Day 15 ~ Smell and Soothe….What’d you Say ?!

Destress for Best Life Enjoyment !

Destress for Best Life Enjoyment !

Hey Folks,

It’s great to enjoy exercises that make you feel great even AFTERWARD !!!

Been enjoying shopping at the local market and thought about how there are times we all need to release our stress and that prompted this article.

Enjoy and hope it helps you too !!

Take some time to smell the roses — and a whole horde of other lovely flowers, plants, and fruits that seem to zap stress.

Roses — as well as lavender, basil, orange, grape, mango, and lemon — all contain a special compound called linalool, the smell of which apparently reduces anxiety.

Loosen Up with Linalool
In animal studies, the vapors of linalool helped induce calm. Blood cells called neutrophils and lymphocytes, which change in response to stress, were brought into equilibrium by the aroma. In fact, the scent of linalool even appeared to favorably affect the way the body is programmed to handle stress on a genetic level.

More Ways to Destress
Don’t have a rose garden? Here are some other ways to feel centered fast:

Mighty Magnesium
You can get the magnesium you need from foods like soymilk, black beans, poultry, and halibut — or you can pop a supplement. If you don’t get enough magnesium, it may elevate your levels of substance P, a chemical that promotes pain and also plays a role in your skin’s stress response (yes, stress attacks your skin, too). So the bonus of getting enough is that you’ll feel better and look better.

Benefits of Magnesium
Magnesium plays a key role in hundreds of cellular processes, from metabolizing food into energy and absorbing calcium to maintaining a strong immune system and keeping your heart, muscles, and nerves functioning properly.

Recommended Amount: How Much You Need
Government guidelines suggest 420 milligrams (mg) per day for men, 320 mg for women. RealAge recommends that both men and women aim to get 400–500 mg of magnesium per day. It may be tough to get all the magnesium you need from food, so top up your daily intake with a multivitamin that contains at least 100 mg of magnesium.

If you are pregnant or breastfeeding, have kidney disease or diabetes, are on a low-calorie diet, or are taking digitalis preparations or diuretics, talk to your doctor about how much magnesium you should be getting.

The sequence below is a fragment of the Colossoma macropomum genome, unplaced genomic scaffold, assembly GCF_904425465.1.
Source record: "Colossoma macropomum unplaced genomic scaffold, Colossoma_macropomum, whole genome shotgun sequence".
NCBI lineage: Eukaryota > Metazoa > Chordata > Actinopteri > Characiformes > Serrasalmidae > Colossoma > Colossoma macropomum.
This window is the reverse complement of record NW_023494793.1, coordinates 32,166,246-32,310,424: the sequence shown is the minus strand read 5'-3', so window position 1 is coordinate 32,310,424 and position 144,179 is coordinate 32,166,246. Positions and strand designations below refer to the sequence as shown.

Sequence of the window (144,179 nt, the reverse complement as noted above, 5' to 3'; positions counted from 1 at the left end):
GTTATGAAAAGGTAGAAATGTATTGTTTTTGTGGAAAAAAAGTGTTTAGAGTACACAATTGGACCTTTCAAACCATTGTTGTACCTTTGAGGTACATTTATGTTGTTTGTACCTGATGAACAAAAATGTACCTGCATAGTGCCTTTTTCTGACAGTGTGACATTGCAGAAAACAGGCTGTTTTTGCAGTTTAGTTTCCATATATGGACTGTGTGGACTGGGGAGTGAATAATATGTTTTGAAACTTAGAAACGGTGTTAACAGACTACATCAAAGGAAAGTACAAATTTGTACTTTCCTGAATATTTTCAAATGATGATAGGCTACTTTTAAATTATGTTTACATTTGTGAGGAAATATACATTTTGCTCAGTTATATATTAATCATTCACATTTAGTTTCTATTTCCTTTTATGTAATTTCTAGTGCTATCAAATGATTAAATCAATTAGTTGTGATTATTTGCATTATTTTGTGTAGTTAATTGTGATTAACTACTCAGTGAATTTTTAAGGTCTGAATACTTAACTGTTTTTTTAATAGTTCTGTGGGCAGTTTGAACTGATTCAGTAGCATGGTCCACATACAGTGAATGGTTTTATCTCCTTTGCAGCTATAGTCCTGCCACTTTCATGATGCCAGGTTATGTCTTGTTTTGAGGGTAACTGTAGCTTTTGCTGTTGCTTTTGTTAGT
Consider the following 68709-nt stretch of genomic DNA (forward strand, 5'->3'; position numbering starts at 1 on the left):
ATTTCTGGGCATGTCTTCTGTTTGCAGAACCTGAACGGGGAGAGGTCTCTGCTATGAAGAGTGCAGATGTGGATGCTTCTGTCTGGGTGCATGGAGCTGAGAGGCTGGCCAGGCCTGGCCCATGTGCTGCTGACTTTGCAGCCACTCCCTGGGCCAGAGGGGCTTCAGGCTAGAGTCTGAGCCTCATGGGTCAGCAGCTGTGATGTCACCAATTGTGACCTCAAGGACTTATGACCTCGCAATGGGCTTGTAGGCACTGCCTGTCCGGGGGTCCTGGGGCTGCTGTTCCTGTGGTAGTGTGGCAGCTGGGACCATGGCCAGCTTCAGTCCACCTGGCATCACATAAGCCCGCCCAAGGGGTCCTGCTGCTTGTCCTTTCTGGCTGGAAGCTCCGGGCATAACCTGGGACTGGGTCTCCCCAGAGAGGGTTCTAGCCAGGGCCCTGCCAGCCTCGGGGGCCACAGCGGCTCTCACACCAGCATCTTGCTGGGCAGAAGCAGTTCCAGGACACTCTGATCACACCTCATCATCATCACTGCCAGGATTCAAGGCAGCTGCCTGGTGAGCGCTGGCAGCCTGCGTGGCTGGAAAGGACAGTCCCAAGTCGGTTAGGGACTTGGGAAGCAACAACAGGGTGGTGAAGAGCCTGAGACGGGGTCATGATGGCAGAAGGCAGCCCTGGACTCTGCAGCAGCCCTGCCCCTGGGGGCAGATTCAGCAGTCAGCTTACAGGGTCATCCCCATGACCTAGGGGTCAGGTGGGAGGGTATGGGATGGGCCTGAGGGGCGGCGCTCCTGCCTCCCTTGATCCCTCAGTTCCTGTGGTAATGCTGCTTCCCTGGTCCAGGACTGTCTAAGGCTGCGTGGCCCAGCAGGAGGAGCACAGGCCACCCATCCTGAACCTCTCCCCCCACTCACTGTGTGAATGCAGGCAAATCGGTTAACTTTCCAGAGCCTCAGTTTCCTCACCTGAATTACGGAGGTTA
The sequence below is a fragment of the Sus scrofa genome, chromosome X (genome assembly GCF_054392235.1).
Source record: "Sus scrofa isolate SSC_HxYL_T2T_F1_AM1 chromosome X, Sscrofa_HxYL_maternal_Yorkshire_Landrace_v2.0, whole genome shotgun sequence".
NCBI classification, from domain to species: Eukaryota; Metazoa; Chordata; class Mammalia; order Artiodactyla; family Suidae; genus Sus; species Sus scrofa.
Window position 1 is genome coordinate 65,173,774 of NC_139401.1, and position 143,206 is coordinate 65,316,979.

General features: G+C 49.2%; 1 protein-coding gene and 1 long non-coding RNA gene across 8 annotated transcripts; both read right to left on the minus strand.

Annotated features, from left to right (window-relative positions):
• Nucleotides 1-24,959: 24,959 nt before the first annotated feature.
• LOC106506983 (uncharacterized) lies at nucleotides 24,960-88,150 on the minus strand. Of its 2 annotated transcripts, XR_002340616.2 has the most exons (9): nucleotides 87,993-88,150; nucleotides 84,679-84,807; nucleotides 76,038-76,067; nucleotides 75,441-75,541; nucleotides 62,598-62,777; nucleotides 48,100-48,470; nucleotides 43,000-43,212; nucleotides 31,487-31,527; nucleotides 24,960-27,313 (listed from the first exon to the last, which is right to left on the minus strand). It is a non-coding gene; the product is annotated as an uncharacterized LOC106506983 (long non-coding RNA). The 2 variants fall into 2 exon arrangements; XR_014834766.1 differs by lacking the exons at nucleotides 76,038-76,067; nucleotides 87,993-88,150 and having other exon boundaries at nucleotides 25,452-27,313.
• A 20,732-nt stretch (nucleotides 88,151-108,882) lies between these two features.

Another Stress-Fighting Hero
Along with magnesium, zinc is another workhorse nutrient you need to zap stress and look and feel your best, notes Wechsler. And you may not be getting enough if you are a vegetarian, take calcium or iron supplements, or are trying to lose weight. You want at least 12 milligrams per day, but no more than 15. A possible sign that you’re low: itchy and flaky skin.

Now a recipe I’ve found to be Yum !!

Sesame Halibut with a hint of the friendly herb Thyme !


  • 2 tablespoon(s) lemon juice
  • 2 tablespoon(s) extra-virgin olive oil
  • 1  clove garlic, minced
  • 1 1/4 pound(s) halibut or mahi-mahi, cut into 4 portions
  • 2 tablespoon(s) sesame seeds
  • 1 3/4 tablespoon(s) dried thyme leaves
  • 1/4 teaspoon(s) coarse sea salt or kosher salt
  • Lemon wedges, for garnish


  1. Preheat oven to 450°F. Line a baking sheet with foil.
  2. Mix lemon juice, oil, garlic and pepper in a shallow glass dish. Add fish and turn to coat. Cover and marinate in the refrigerator for 15 minutes.
  3. Meanwhile, toast sesame seeds in a small dry skillet over medium-low heat, stirring constantly, until golden and fragrant, 2 to 3 minutes. Transfer to a small bowl to cool. Mix in thyme.
  4. Sprinkle the fish with salt and coat evenly with the sesame seed mixture, covering the sides as well as the top. Transfer the fish to the prepared baking sheet and roast until just opaque in the center, 10 to 14 minutes. Serve with lemon wedges.

Other Good Sources of Magnesium

Spinach, cooked (1 cup) 156 mg
Halibut, cooked (3 ounces) 91 mg
Cashews (1/4 cup) 89 mg
Oat-bran muffin (1 medium) 89 mg
White beans, canned (1/2 cup) 67 mg
Bran cereal (3/4 cup) 64 mg
Brown rice, cooked (3/4 cup) 63 mg
Potato, baked, with skin (1 medium) 57 mg
Whole-wheat bread (2 slices) 46 mg
Walnuts (1 ounce; 14 halves) 44 mg
Banana (1 medium) 32 mg


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